Diabetes Research Papers: Mistakes to Avoid
When researching any topic, it is important that you make a plan of action for getting all of the required work done. Research papers can be time intensive – and working without a plan will only increase the amount of time you have to spend working on one.
Diabetes research papers are no different than those covering any other subject. With research on a medical issue, it is important to include many medical sources, but you can use a variety of other resources for information as well.
There are many options for finding sources of a medical nature:
- Medical Websites: Websites that feature information on medical topics, mostly offered by health professionals, are a great resource.
- School Websites: Many universities that offer degrees in medicine have separate websites for medical departments. These often feature articles and resource listings for researchers looking for information.
- Journals: Medical journals offer up-to-date information on treatments and research findings. As a peer-reviewed source, these are very helpful sources.
Most pitfalls in regard to research essay writing involve research mistakes. And the biggest research mistakes most often involve either using incorrect information or citing source information incorrectly.
- Inflammatory sources: If a source seems particularly biased about a hot-button issue or new treatment, don’t use it. Inflammatory sources are most likely to inflate facts and misrepresent information about a medical issue.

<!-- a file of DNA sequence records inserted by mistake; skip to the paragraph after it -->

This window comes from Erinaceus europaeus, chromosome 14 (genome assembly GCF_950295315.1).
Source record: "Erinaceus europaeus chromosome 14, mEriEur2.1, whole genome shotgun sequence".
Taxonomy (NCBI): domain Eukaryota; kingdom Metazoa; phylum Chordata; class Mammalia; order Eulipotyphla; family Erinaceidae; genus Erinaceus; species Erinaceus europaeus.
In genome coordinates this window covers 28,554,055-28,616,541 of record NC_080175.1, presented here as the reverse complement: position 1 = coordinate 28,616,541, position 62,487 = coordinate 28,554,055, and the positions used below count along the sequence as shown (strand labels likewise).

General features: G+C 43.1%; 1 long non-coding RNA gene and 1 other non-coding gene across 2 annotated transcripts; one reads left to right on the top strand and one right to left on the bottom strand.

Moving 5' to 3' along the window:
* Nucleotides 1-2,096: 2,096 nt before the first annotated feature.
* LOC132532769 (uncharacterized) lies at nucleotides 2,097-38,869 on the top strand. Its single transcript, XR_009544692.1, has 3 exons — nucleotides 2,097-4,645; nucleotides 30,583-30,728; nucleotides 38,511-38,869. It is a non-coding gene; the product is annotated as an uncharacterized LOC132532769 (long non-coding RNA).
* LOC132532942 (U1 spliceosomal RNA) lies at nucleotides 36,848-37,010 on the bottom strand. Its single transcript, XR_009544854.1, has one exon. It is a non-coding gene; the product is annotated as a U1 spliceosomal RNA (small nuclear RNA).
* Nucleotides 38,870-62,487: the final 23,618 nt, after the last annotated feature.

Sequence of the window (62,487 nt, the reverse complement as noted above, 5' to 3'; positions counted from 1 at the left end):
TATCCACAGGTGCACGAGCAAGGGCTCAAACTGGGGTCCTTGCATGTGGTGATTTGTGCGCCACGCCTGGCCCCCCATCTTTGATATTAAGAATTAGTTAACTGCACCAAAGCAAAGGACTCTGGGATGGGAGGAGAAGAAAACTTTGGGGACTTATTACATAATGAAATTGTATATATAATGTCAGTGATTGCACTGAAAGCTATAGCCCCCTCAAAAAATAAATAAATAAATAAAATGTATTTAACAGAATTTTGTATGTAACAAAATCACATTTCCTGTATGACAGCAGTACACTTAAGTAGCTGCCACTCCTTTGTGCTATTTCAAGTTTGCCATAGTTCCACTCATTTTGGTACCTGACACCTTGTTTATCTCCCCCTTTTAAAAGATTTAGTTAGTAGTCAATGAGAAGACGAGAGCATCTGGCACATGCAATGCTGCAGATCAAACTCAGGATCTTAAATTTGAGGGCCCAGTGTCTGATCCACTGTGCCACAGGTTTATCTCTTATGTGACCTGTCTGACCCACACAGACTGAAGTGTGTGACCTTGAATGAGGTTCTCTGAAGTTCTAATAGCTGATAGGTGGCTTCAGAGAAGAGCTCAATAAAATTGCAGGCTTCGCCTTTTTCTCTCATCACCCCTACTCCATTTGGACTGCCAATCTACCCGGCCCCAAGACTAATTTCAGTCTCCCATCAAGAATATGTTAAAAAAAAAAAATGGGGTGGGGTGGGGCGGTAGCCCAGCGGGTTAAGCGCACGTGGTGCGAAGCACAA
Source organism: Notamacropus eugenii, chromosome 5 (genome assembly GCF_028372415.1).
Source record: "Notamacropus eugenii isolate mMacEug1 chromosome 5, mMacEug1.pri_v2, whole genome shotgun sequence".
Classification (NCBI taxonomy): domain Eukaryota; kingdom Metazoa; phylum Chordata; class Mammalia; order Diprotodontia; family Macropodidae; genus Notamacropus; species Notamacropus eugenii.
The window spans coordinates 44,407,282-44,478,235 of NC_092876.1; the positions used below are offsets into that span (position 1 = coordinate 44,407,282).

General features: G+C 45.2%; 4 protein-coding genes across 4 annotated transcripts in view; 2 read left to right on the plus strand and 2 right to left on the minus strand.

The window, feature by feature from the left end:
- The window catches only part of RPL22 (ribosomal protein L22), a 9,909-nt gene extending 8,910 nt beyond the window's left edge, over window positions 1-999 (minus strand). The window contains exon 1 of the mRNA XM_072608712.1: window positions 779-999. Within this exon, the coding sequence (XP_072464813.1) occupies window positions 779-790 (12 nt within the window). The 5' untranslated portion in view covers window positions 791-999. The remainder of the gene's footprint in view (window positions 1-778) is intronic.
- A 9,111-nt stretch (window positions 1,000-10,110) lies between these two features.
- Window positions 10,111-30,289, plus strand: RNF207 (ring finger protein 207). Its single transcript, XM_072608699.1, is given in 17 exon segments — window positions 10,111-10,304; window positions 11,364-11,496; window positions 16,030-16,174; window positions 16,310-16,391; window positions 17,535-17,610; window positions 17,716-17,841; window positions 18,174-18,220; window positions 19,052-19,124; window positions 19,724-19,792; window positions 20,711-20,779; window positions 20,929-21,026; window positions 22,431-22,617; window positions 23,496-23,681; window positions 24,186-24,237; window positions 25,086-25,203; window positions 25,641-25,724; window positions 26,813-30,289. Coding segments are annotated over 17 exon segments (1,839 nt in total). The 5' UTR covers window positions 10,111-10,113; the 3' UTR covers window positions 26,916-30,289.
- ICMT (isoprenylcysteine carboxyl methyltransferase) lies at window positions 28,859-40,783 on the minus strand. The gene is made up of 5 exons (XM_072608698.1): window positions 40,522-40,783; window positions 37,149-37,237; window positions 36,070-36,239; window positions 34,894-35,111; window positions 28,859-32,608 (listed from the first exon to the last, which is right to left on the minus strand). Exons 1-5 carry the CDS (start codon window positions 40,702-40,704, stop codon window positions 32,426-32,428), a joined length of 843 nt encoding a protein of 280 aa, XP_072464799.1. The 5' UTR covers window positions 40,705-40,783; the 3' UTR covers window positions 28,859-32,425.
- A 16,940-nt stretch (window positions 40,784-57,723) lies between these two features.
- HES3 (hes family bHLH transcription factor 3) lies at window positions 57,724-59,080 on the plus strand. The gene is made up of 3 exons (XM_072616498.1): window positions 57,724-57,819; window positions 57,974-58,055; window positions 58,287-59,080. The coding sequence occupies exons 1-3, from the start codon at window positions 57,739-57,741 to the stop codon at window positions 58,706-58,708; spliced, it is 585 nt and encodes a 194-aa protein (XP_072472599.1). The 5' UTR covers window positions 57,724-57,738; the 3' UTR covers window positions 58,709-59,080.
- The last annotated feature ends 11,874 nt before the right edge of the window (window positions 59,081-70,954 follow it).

- Information you can’t source: If you can’t locate the original author or where some information came from, scrap it. It may be a misrepresentation or it may have been plagiarized. It is better not to risk it.
- Sponsored content: In medical research especially, it is important to consider the sponsor of information. If a medical article is strongly suggesting a line of treatment that the sponsoring organization offers, skip the source altogether. Bias is a problem when sponsors mix with research – it’s better to be safe and move onto the next resource you are looking at instead.
- Incorrect citations: If you know you’re missing some information from a source, don’t move on. You must cite your source completely and correctly in order to include it. Fix it or omit it altogether.
- Incorrect use: When in doubt, quote your source. And when in doubt, cite any and all information. Plagiarism is a serious issue – always do your best to correctly cite and assign credit to the original author.